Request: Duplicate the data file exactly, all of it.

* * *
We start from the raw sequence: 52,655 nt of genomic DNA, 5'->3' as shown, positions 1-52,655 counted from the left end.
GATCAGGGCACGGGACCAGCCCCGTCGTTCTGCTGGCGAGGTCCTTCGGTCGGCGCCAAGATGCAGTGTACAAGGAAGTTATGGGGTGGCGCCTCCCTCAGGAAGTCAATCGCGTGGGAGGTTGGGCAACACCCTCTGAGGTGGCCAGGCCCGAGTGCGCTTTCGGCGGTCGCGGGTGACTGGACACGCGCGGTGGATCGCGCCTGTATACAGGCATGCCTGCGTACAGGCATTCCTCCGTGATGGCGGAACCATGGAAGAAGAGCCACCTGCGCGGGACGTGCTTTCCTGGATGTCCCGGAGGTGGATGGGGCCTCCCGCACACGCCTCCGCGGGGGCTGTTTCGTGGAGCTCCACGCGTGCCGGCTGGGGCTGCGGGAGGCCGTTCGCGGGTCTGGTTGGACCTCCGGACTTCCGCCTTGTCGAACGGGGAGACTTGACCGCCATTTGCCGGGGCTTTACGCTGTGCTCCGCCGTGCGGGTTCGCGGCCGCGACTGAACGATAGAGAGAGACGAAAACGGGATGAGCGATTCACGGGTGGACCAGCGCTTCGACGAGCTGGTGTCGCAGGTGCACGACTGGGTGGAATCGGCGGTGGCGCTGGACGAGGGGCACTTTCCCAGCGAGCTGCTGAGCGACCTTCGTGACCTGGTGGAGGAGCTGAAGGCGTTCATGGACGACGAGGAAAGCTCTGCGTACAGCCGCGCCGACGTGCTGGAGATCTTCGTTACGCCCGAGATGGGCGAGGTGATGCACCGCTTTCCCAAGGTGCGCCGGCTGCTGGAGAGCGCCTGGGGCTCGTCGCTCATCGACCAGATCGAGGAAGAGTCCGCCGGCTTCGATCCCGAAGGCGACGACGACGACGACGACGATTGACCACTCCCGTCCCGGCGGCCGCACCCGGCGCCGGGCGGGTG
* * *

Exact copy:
We start from the raw sequence: 52,655 nt of genomic DNA, 5'->3' as shown, positions 1-52,655 counted from the left end.
GATCAGGGCACGGGACCAGCCCCGTCGTTCTGCTGGCGAGGTCCTTCGGTCGGCGCCAAGATGCAGTGTACAAGGAAGTTATGGGGTGGCGCCTCCCTCAGGAAGTCAATCGCGTGGGAGGTTGGGCAACACCCTCTGAGGTGGCCAGGCCCGAGTGCGCTTTCGGCGGTCGCGGGTGACTGGACACGCGCGGTGGATCGCGCCTGTATACAGGCATGCCTGCGTACAGGCATTCCTCCGTGATGGCGGAACCATGGAAGAAGAGCCACCTGCGCGGGACGTGCTTTCCTGGATGTCCCGGAGGTGGATGGGGCCTCCCGCACACGCCTCCGCGGGGGCTGTTTCGTGGAGCTCCACGCGTGCCGGCTGGGGCTGCGGGAGGCCGTTCGCGGGTCTGGTTGGACCTCCGGACTTCCGCCTTGTCGAACGGGGAGACTTGACCGCCATTTGCCGGGGCTTTACGCTGTGCTCCGCCGTGCGGGTTCGCGGCCGCGACTGAACGATAGAGAGAGACGAAAACGGGATGAGCGATTCACGGGTGGACCAGCGCTTCGACGAGCTGGTGTCGCAGGTGCACGACTGGGTGGAATCGGCGGTGGCGCTGGACGAGGGGCACTTTCCCAGCGAGCTGCTGAGCGACCTTCGTGACCTGGTGGAGGAGCTGAAGGCGTTCATGGACGACGAGGAAAGCTCTGCGTACAGCCGCGCCGACGTGCTGGAGATCTTCGTTACGCCCGAGATGGGCGAGGTGATGCACCGCTTTCCCAAGGTGCGCCGGCTGCTGGAGAGCGCCTGGGGCTCGTCGCTCATCGACCAGATCGAGGAAGAGTCCGCCGGCTTCGATCCCGAAGGCGACGACGACGACGACGACGATTGACCACTCCCGTCCCGGCGGCCGCACCCGGCGCCGGGCGGGTG